NOTE: ISPreview.co.uk surveys are likely to receive a higher proportion of tech-savvy respondents than most, although the majority of our visitors are normal consumers (i.e. they come to this site for help and assistance with basic broadband problems / questions or when hunting for a new ISP).

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Mark Jackson
By Mark Jackson
Mark is a professional technology writer, IT consultant and computer engineer from Dorset (England), he is also the founder of ISPreview since 1999 and enjoys analysing the latest telecoms and broadband developments. Find me on Twitter, , Facebook and Linkedin.
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1 Response
  1. Meadmodj

    As someone who worked for BT it comes as no surprise. Throughout my career I appeared to be defending BT. They used to say that if someone had a bad experience they would tell on average 9 other people. Now with social media and internet forums these bad experiences can be magnified. Whilst BT is not to always to blame (Ofcom comes to mind), and most broadband issues are in the home, there were missed opportunities. Here are some for UK broadband decisions I think BT got wrong.
    1) Use of overseas help desks
    2) Not ensuring the public clearly understand that BT has a USO for telephony, not broadband.
    3) Ignoring the importance of the NTE and the first install
    4) Internal reorganisations and fault management processes that resulted in a disproportional loss of network or local expertise too quickly.
    5) Not retaining a standard ADSL/VDSL modem (OR lines). BT could have a introduced a mass produced modem with integral line diagnostics and remote ISP setup. They and other ISPs could still offer their badged routers but the modem would have become the consistent handover point very close to the external line. It may have also reduced the multitude of hubs in our garages or down the dump caused by the constant switch your ISP game.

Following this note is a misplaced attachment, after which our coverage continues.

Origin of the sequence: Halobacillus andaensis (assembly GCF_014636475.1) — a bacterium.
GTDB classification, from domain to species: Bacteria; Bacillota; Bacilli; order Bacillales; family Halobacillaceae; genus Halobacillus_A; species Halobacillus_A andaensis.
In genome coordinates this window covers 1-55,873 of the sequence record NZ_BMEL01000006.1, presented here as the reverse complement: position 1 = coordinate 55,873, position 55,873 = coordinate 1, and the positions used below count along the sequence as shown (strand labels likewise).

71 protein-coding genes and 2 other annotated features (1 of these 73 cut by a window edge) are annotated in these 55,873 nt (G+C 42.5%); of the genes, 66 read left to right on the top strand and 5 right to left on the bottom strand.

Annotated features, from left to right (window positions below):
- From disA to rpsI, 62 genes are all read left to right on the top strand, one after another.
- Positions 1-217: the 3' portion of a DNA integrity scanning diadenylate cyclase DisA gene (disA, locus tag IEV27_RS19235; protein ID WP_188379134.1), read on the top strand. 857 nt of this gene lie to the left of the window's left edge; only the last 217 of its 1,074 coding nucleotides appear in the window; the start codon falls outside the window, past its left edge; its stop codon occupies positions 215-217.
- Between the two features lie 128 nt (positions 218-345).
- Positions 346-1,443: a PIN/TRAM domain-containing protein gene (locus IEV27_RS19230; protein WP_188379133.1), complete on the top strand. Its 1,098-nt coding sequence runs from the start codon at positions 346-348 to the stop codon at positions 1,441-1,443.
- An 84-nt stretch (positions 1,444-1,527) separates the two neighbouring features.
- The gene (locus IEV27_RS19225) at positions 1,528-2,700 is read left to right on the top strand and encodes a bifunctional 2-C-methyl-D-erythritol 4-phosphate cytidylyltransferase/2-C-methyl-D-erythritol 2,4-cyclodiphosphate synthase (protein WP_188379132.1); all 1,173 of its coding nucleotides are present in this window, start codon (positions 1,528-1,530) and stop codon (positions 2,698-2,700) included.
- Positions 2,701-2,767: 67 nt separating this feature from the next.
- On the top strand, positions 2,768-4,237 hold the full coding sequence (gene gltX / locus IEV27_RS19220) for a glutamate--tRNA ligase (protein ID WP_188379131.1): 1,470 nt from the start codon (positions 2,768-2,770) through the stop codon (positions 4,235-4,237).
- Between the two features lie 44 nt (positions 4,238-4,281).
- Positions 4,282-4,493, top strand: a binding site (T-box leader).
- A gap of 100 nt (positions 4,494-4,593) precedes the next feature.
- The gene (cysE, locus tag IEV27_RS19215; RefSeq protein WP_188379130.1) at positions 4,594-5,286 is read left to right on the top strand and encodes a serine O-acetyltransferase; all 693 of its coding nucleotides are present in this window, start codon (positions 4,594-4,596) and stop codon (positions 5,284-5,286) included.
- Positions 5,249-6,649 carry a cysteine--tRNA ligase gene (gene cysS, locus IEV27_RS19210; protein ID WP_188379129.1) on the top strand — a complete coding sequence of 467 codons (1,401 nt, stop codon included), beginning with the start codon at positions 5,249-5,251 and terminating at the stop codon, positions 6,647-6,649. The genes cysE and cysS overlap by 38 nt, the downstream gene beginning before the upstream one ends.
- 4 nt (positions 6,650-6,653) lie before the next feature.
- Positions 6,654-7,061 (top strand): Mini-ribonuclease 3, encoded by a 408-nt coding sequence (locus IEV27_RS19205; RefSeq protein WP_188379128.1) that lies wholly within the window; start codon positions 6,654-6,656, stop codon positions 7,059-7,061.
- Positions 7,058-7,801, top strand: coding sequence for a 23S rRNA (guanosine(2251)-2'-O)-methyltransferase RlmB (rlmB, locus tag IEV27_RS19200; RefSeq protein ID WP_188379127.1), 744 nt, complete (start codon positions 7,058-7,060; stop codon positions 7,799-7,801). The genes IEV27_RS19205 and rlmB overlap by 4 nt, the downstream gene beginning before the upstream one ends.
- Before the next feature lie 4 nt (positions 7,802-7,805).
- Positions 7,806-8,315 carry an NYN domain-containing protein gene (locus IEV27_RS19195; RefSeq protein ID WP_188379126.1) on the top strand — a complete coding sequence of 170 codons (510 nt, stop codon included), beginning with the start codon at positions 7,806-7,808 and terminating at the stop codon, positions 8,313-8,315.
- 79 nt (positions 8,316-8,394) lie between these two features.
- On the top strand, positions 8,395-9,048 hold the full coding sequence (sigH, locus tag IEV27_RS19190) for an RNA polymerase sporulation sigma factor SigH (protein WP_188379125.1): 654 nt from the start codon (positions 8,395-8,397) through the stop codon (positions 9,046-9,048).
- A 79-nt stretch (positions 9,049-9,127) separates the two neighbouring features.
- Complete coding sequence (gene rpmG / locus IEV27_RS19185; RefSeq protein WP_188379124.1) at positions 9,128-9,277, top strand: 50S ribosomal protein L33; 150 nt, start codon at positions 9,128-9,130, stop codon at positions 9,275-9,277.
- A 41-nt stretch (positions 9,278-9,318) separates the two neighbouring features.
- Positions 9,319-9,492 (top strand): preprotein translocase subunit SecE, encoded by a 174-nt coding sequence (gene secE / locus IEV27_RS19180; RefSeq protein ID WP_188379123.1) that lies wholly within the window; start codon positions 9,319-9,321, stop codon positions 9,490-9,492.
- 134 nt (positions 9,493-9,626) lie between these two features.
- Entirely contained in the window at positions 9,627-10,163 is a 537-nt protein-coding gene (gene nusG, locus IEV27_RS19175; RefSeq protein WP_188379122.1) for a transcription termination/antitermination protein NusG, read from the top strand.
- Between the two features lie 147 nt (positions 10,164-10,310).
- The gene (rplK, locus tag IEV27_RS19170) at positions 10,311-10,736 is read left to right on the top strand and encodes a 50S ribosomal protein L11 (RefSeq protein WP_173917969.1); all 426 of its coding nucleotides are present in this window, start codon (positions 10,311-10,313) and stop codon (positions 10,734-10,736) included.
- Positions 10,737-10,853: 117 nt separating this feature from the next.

6) Ignoring the Exchange Line Only community (odd as most housing density and commerce is in Cities, Towns and Villages where the Telephone Exchanges are. There were and are alternatives but it now needs FTTP.
    7) Taking too much notice of BT R&D (often reinventing the wheel) without looking properly at the attenuation graph for FTTC that says it all.
    8) Not managing expectation. Upto 17Mbps, Upto 38Mbps, Upto 70Mbps creates an expectation despite them knowing that the majority of lines simply cannot meet these. BT now shows line capability but really should charge by attainable speed bands to be fair. FTTC had its place initially but has become over hyped.
    9) No apparent proactive fault finding. If lines in a street all perform at speed X but there is a line performing badly at speed Y that should be investigated. Current line testing is based on telephony.
    10) Late commitment to Fibre Optics especially with network expansion and new builds which should have been FTTP long ago.
    11) Rejecting more flexible technologies or alternative approaches particularly for rural areas.

    BT will soon have a “Under New Management” sign up but many of the issues above are still current and fuel the criticism.